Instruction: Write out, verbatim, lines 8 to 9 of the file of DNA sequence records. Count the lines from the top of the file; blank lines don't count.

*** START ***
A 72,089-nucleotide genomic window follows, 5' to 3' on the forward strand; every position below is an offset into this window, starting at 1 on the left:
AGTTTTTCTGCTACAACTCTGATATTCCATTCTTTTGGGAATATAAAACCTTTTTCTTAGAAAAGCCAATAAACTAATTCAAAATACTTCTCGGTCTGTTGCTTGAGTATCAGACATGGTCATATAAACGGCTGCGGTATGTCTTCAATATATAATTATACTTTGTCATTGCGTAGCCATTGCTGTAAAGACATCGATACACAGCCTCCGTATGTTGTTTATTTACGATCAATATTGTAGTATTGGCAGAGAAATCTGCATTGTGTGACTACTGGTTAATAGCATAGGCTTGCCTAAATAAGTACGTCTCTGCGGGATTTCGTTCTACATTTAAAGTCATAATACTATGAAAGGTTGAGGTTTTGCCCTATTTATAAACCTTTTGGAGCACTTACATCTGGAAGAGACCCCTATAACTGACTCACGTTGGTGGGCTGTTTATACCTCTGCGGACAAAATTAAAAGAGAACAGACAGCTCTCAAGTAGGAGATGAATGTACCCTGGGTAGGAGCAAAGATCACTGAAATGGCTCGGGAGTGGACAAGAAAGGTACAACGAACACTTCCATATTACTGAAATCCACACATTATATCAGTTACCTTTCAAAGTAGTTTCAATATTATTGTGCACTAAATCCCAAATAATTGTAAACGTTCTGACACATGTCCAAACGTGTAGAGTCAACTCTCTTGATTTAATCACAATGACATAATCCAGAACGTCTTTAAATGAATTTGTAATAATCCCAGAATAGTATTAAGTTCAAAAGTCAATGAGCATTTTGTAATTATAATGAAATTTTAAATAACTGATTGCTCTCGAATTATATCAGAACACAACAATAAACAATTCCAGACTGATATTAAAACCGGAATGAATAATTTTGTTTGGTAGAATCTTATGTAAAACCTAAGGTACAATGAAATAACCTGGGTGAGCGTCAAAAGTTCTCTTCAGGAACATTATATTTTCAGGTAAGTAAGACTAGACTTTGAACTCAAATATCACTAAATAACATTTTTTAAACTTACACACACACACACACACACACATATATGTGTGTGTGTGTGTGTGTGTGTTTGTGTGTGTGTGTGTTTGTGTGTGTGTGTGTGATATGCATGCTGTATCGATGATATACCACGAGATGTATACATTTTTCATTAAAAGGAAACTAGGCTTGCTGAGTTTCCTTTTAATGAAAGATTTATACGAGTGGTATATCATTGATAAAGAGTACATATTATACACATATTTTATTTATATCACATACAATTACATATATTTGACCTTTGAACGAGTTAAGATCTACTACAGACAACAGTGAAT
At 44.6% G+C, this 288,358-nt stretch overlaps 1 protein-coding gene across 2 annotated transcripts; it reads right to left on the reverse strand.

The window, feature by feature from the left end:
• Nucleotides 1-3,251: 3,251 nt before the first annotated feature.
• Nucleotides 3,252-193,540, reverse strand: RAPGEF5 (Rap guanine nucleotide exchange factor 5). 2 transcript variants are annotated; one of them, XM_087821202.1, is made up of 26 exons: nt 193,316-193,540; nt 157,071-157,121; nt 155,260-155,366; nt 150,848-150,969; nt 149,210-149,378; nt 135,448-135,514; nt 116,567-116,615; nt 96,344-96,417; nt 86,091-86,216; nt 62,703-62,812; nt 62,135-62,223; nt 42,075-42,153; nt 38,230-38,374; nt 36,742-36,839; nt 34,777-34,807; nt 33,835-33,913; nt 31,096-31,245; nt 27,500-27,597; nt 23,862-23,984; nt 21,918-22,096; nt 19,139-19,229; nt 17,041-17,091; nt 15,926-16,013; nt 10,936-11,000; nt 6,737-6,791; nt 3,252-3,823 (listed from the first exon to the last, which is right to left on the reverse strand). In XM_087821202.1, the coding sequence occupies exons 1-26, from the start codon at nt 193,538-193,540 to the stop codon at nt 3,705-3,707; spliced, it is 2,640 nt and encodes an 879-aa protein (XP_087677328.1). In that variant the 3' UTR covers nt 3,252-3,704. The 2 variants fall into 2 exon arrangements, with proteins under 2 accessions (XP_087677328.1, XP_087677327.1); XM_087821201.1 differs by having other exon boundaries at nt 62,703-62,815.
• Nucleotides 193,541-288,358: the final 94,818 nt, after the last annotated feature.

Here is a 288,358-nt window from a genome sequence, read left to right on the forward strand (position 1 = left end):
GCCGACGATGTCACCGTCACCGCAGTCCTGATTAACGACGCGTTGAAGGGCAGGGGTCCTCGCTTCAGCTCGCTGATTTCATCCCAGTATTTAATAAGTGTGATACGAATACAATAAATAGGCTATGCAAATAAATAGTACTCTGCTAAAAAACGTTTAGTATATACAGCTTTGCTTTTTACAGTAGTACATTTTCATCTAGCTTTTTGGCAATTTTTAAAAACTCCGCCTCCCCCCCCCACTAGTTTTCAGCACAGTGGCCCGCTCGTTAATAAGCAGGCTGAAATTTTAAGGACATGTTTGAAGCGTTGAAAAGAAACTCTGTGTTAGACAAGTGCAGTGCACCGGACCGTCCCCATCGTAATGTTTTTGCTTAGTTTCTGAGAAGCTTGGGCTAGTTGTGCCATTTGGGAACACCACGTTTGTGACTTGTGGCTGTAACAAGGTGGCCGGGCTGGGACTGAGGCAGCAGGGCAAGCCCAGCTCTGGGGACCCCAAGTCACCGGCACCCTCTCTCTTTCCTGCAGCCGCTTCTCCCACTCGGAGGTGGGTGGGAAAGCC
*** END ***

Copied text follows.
Here is a 288,358-nt window from a genome sequence, read left to right on the forward strand (position 1 = left end):
GCCGACGATGTCACCGTCACCGCAGTCCTGATTAACGACGCGTTGAAGGGCAGGGGTCCTCGCTTCAGCTCGCTGATTTCATCCCAGTATTTAATAAGTGTGATACGAATACAATAAATAGGCTATGCAAATAAATAGTACTCTGCTAAAAAACGTTTAGTATATACAGCTTTGCTTTTTACAGTAGTACATTTTCATCTAGCTTTTTGGCAATTTTTAAAAACTCCGCCTCCCCCCCCCACTAGTTTTCAGCACAGTGGCCCGCTCGTTAATAAGCAGGCTGAAATTTTAAGGACATGTTTGAAGCGTTGAAAAGAAACTCTGTGTTAGACAAGTGCAGTGCACCGGACCGTCCCCATCGTAATGTTTTTGCTTAGTTTCTGAGAAGCTTGGGCTAGTTGTGCCATTTGGGAACACCACGTTTGTGACTTGTGGCTGTAACAAGGTGGCCGGGCTGGGACTGAGGCAGCAGGGCAAGCCCAGCTCTGGGGACCCCAAGTCACCGGCACCCTCTCTCTTTCCTGCAGCCGCTTCTCCCACTCGGAGGTGGGTGGGAAAGCC